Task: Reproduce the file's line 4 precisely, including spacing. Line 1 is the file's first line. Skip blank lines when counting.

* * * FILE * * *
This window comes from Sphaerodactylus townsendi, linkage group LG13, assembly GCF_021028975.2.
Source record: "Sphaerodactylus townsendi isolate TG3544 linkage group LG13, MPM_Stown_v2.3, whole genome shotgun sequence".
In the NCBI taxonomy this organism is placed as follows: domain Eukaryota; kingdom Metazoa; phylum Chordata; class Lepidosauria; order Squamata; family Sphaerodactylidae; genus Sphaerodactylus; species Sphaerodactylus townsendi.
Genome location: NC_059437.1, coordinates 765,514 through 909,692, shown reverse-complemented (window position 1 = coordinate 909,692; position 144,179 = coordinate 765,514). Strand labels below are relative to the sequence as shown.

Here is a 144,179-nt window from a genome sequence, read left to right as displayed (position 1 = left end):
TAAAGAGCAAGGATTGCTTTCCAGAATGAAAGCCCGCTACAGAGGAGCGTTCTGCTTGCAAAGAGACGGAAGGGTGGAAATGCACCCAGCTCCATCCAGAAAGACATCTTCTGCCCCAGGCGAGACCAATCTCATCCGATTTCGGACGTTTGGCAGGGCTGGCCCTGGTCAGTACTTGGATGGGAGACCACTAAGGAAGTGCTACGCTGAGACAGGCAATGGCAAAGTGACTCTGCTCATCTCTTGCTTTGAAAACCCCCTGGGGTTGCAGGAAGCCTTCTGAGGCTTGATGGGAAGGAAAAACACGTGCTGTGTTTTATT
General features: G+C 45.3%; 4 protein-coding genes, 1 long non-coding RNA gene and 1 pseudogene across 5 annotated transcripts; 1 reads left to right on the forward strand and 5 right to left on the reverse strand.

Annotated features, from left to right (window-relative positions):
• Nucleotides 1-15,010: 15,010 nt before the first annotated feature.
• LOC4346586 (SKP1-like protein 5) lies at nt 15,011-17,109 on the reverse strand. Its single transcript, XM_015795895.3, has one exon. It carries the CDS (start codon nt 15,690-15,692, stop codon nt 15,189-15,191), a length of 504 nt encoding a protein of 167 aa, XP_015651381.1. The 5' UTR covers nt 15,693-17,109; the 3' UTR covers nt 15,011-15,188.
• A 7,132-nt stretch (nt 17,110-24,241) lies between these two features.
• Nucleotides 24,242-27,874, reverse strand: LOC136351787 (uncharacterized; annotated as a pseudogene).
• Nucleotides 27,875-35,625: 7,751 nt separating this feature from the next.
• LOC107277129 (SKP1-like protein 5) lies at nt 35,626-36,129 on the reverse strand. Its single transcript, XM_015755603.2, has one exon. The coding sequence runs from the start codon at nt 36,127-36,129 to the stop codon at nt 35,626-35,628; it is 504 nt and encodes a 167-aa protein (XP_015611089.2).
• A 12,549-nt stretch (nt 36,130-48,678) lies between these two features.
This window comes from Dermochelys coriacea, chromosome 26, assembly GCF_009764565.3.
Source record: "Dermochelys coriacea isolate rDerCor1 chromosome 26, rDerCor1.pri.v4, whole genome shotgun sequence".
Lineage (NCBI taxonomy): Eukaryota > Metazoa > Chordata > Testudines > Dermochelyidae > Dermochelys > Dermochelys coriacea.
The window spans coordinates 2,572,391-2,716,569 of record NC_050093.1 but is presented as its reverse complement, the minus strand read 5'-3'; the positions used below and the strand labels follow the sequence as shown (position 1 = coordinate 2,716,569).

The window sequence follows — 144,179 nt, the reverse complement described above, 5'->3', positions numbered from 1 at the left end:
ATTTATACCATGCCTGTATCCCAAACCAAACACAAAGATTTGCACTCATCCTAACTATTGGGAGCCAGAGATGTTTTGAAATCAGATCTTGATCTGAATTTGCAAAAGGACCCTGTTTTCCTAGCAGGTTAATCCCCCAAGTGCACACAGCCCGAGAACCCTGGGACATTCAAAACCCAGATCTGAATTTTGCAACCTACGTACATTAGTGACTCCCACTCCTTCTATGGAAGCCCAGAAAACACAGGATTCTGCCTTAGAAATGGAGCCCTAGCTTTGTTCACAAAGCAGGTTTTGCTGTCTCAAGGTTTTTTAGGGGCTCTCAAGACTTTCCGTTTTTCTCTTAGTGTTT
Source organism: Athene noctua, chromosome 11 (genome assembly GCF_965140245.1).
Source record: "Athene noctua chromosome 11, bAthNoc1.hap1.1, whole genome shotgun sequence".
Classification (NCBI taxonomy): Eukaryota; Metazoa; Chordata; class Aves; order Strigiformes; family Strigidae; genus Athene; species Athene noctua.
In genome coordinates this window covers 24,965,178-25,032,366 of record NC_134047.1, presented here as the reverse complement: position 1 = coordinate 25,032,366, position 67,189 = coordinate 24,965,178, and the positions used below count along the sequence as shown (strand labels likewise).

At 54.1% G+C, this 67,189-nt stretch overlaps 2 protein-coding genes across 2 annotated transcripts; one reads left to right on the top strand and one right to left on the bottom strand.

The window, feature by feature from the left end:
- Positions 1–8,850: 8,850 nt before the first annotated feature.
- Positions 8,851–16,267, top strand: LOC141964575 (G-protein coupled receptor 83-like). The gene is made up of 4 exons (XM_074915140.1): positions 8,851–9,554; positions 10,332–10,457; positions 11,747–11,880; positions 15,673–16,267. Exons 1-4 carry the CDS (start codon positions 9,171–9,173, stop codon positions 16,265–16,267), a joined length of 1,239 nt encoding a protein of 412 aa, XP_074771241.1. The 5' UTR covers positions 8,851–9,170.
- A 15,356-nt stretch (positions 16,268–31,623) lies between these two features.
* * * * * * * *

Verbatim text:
Genome location: NC_059437.1, coordinates 765,514 through 909,692, shown reverse-complemented (window position 1 = coordinate 909,692; position 144,179 = coordinate 765,514). Strand labels below are relative to the sequence as shown.